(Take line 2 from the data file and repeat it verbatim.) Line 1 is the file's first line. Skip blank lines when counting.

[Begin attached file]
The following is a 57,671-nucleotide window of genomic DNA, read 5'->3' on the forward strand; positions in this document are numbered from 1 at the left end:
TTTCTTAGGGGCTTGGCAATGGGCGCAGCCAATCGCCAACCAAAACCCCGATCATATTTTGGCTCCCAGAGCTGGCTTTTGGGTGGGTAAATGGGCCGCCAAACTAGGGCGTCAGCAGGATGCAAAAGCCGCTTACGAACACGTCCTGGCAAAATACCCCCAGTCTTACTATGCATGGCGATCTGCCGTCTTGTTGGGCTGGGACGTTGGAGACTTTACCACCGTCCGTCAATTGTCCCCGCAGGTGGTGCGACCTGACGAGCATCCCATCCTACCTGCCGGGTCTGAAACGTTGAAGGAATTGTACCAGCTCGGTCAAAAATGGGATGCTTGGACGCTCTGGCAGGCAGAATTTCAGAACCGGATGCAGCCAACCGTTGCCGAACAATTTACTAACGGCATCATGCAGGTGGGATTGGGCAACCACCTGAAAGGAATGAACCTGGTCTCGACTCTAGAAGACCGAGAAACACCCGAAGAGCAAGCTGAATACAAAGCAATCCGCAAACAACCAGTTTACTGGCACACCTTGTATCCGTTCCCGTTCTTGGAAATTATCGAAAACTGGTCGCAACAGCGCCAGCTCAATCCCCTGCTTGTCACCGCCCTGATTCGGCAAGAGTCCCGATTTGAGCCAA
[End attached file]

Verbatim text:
TTTCTTAGGGGCTTGGCAATGGGCGCAGCCAATCGCCAACCAAAACCCCGATCATATTTTGGCTCCCAGAGCTGGCTTTTGGGTGGGTAAATGGGCCGCCAAACTAGGGCGTCAGCAGGATGCAAAAGCCGCTTACGAACACGTCCTGGCAAAATACCCCCAGTCTTACTATGCATGGCGATCTGCCGTCTTGTTGGGCTGGGACGTTGGAGACTTTACCACCGTCCGTCAATTGTCCCCGCAGGTGGTGCGACCTGACGAGCATCCCATCCTACCTGCCGGGTCTGAAACGTTGAAGGAATTGTACCAGCTCGGTCAAAAATGGGATGCTTGGACGCTCTGGCAGGCAGAATTTCAGAACCGGATGCAGCCAACCGTTGCCGAACAATTTACTAACGGCATCATGCAGGTGGGATTGGGCAACCACCTGAAAGGAATGAACCTGGTCTCGACTCTAGAAGACCGAGAAACACCCGAAGAGCAAGCTGAATACAAAGCAATCCGCAAACAACCAGTTTACTGGCACACCTTGTATCCGTTCCCGTTCTTGGAAATTATCGAAAACTGGTCGCAACAGCGCCAGCTCAATCCCCTGCTTGTCACCGCCCTGATTCGGCAAGAGTCCCGATTTGAGCCAA